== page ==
Brightree chases patient pay
ATLANTA – Recognizing that patients are becoming increasingly responsible for their healthcare expenses, Brightree upped the ante in January by acquiring Overland Park, Kan.-based Strategic AR.
The two companies had previously announced a partnership to integrate and market their solutions in July.
“As we started to more tightly align, we saw more and more opportunities of how the two solutions could work together,” said Chris Watson, chief marketing officer. “We determined it was in the best interest of our customers to deepen the relationship.”
Though owned by Brightree, Strategic AR will operate as a separate company with Kevin Winkley, founder and CEO, at the helm. It will also continue to support and develop services to customers that use other billing platforms, about 40% of its base.
The acquisition will better position Brightree customers to take advantage of an increase in high-deductible health plans and private-pay customers, Watson says.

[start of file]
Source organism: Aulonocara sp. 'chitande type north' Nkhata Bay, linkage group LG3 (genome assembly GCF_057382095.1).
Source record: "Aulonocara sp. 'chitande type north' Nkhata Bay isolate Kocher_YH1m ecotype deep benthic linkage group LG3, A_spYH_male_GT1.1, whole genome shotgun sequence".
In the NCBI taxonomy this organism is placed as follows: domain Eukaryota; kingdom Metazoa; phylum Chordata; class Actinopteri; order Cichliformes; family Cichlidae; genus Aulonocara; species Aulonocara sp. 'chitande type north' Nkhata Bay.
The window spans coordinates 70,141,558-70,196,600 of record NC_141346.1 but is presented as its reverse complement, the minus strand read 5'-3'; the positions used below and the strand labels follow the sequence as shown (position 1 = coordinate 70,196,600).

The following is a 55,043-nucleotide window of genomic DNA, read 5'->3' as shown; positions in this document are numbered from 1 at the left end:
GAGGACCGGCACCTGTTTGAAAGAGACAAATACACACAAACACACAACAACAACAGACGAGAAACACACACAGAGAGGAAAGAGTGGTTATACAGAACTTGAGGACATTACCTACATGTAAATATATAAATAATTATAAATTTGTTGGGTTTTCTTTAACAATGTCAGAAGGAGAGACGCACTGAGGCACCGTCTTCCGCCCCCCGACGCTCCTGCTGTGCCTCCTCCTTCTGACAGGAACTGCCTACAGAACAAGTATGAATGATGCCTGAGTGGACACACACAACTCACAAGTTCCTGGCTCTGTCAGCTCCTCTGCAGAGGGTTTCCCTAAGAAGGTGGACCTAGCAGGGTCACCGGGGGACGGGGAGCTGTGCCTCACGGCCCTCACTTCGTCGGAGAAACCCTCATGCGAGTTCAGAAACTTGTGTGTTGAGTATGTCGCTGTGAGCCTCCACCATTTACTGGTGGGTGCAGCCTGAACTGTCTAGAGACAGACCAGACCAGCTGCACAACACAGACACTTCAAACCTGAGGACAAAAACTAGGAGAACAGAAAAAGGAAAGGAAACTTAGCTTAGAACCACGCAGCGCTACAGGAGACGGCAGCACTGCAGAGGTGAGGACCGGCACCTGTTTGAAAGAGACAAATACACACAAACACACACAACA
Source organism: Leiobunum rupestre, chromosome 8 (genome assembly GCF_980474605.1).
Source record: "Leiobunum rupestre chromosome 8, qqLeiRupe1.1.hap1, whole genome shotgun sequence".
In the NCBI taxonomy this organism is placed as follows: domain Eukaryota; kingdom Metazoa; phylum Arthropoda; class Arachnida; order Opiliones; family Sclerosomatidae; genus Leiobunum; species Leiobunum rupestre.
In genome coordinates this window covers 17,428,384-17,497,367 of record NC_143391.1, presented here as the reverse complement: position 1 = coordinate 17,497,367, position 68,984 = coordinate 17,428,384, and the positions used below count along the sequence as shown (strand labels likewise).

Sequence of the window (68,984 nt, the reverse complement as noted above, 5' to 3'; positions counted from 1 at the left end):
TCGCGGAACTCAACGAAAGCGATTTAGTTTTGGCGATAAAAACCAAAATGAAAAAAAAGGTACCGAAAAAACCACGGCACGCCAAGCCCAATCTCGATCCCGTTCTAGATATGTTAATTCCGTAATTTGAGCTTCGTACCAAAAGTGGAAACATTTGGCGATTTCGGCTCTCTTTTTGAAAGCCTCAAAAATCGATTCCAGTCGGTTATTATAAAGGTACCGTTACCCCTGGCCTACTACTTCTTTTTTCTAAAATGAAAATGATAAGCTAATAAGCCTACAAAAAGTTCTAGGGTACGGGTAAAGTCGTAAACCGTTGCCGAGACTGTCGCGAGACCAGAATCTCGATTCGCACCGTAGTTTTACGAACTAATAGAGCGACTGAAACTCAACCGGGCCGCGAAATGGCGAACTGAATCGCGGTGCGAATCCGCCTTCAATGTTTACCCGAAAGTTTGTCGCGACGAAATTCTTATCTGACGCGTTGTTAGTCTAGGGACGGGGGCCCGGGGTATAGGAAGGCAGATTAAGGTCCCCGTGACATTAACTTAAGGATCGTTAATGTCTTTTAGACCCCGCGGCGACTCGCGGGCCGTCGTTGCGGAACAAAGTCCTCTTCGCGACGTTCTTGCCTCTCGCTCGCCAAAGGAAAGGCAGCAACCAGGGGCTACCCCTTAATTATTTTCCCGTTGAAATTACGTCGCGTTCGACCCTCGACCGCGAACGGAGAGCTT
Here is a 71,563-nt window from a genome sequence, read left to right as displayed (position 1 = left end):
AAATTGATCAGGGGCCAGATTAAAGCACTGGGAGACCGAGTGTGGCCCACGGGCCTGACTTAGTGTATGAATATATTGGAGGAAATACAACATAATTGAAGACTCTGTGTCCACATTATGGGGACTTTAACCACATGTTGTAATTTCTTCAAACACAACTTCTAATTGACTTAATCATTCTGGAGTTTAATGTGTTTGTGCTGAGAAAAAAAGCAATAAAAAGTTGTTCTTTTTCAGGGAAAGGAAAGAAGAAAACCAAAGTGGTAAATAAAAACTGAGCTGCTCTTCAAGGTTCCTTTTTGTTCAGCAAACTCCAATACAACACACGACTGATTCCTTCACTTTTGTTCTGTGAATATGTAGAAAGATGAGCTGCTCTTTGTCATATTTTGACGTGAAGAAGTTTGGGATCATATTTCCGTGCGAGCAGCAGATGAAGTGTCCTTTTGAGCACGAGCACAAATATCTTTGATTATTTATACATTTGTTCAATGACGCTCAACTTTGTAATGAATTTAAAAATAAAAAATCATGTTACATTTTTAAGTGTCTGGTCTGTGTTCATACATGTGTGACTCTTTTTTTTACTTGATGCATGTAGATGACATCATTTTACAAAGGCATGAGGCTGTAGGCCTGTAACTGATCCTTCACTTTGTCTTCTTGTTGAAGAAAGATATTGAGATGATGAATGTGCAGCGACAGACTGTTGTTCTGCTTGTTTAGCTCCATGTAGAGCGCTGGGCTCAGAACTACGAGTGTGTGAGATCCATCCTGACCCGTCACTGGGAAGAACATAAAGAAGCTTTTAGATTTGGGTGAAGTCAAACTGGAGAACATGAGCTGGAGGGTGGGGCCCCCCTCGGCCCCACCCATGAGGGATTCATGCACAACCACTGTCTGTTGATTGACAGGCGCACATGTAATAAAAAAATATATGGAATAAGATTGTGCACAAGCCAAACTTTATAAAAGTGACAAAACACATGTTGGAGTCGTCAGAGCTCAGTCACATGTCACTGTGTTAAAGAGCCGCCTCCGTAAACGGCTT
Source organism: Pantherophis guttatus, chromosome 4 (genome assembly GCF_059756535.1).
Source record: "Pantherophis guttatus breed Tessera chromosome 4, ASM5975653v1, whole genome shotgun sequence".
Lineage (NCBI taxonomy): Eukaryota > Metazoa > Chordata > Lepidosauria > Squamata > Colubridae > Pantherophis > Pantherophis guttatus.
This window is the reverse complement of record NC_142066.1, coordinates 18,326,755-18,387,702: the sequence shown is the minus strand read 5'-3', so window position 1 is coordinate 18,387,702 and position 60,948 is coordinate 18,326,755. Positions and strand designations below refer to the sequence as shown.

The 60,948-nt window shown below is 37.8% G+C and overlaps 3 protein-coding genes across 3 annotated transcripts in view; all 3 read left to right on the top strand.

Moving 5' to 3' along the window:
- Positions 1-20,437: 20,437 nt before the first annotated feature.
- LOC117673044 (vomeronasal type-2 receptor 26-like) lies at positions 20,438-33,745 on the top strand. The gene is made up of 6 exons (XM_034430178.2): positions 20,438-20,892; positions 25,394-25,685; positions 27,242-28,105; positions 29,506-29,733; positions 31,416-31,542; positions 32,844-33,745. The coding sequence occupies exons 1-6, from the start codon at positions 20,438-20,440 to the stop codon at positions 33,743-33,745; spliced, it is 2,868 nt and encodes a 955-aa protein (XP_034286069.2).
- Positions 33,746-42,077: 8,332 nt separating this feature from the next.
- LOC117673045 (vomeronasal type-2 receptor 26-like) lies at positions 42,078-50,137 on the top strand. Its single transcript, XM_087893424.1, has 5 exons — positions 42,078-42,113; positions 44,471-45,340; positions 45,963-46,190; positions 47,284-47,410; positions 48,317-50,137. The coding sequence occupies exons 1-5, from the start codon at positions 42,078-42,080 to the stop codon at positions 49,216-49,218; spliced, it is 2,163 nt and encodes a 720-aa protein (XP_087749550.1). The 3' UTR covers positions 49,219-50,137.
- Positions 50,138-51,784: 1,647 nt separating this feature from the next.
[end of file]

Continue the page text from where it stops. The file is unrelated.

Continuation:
“We want to help our customers go after that,” she said. “And we want to help them do it in a way that makes them easy to work with.”
The first integration will be the automatic posting of payments to Brightree’s billing platform. Something that’s a little farther down the road, Watson says: linking the Brightree Connect portal, which helps customers streamline resupply ordering, with Strategic AR’s patient collection portal.
“I’m most excited about those portals talking to each other,” she said. “When they do, it will be a seamless experience for online orders and payments to be made.”
For Strategic AR, the acquisition creates prospects for new customers, and reduces its administrative and overhead expenses so it can focus on product development, Winkley says.
“We’re rolling out an account management platform that will allow account managers to take a more proactive approach to their customers,” he said.
Something that will benefit both Brightree and Strategic AR: There’s plenty of room for growth in the patient pay market, Watson says.
“We’re just at the beginning of this trend,” she said. “It hasn’t been the norm for so many years, but now providers don’t have a choice.”